A further aspect of the present invention provides a computer program for performing the above-described method.
A still further aspect of the invention provides a program product embodying this computer program.
A different aspect of the invention provides a corresponding fail-over cluster.
Moreover, another aspect of the invention provides a data processing system including the fail-over cluster.
The novel features believed to be characteristic of this invention are set forth in the appended claims. The invention itself, however, as well as these and other related objects and advantages thereof, will be best understood by reference to the following detailed description to be read in conjunction with the accompanying drawings.
With reference in particular to
Multiple servers 105 (for example, from 2 to 8) are connected together to define a fail-over cluster 120 of the shared-noting type (for example, implemented through the MSCS). Each server 105 (defining a node of the cluster 120) is coupled with a switch 125. The switch 125 allows the servers 105 to access a shared storage 130 in mutual exclusion.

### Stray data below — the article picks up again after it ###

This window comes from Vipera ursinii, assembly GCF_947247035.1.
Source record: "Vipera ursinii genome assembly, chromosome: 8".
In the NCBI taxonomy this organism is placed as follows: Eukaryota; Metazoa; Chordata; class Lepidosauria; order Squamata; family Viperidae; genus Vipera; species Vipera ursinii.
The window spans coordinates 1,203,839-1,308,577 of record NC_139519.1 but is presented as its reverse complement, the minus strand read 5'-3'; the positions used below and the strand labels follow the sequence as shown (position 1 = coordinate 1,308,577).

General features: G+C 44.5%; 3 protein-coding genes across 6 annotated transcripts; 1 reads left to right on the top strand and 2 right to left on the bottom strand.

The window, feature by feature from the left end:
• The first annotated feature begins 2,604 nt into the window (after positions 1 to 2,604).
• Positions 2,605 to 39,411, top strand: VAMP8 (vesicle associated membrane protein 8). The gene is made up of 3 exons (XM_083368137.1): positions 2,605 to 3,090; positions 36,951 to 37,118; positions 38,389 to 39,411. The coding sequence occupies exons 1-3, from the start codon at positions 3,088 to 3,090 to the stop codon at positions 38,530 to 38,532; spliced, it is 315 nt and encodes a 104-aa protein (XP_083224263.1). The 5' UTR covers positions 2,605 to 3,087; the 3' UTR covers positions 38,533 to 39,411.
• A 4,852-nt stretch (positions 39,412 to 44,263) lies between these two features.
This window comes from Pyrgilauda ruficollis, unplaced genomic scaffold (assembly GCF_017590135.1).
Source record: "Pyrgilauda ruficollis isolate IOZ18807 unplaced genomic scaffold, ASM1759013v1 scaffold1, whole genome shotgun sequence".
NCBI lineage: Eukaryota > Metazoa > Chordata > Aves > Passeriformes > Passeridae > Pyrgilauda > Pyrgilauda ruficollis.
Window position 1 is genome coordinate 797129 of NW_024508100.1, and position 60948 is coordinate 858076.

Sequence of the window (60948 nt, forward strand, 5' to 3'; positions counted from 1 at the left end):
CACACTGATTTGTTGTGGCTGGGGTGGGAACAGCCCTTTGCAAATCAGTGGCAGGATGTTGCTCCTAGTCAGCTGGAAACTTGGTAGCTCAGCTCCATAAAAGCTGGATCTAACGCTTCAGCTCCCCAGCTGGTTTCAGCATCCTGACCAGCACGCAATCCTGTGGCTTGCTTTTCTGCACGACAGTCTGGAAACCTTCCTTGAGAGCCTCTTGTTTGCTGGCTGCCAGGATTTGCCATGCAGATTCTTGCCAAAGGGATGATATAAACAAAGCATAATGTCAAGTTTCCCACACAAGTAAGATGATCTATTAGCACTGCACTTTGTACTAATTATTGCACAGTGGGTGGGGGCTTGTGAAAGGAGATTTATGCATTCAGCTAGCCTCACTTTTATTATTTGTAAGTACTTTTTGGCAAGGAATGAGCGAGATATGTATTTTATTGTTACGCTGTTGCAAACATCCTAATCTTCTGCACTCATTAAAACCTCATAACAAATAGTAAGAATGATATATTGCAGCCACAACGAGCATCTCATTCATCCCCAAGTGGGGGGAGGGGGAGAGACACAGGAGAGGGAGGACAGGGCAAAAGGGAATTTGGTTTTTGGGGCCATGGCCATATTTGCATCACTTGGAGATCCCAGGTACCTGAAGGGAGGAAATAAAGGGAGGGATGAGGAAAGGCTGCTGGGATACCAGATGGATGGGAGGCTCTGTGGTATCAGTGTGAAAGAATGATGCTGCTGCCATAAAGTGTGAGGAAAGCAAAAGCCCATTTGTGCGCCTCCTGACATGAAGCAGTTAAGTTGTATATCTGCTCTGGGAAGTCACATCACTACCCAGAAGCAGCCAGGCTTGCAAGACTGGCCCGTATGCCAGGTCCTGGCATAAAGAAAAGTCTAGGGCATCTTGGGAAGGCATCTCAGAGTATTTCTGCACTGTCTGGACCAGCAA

Each resource of the cluster 120 can be owned by any server; this means that the resource is installed on all the servers 105 if logical or it is connected to all the servers 105 if physical. However, the resource is online (i.e., it is available for use) on only one server at any time. Every request from the clients 110 is received by an active server, which then routes it to the correct server for its handling. A fail-over process is performed whenever a resource experiences some sort of failure (for example, because it is not working or the corresponding server breaks down). The failing resource is moved to another (predefined) server in the cluster 120; for this purpose, the failing resource is taken offline on the (original) server, i.e., it is not available for use any longer, and it is brought online on the (fail-over) server. As a result, the requests from the clients 110 for that resource are automatically routed to the fail-over server that now hosts the resource. In this way, the resource will be always available to the clients 110 (with little or no interruption). Typically, each resource can also be moved from the original server to another server of the cluster 120 directly by an administrator of the system 100 or under the control of a program (for example, when some maintenance operations must be performed on the original server).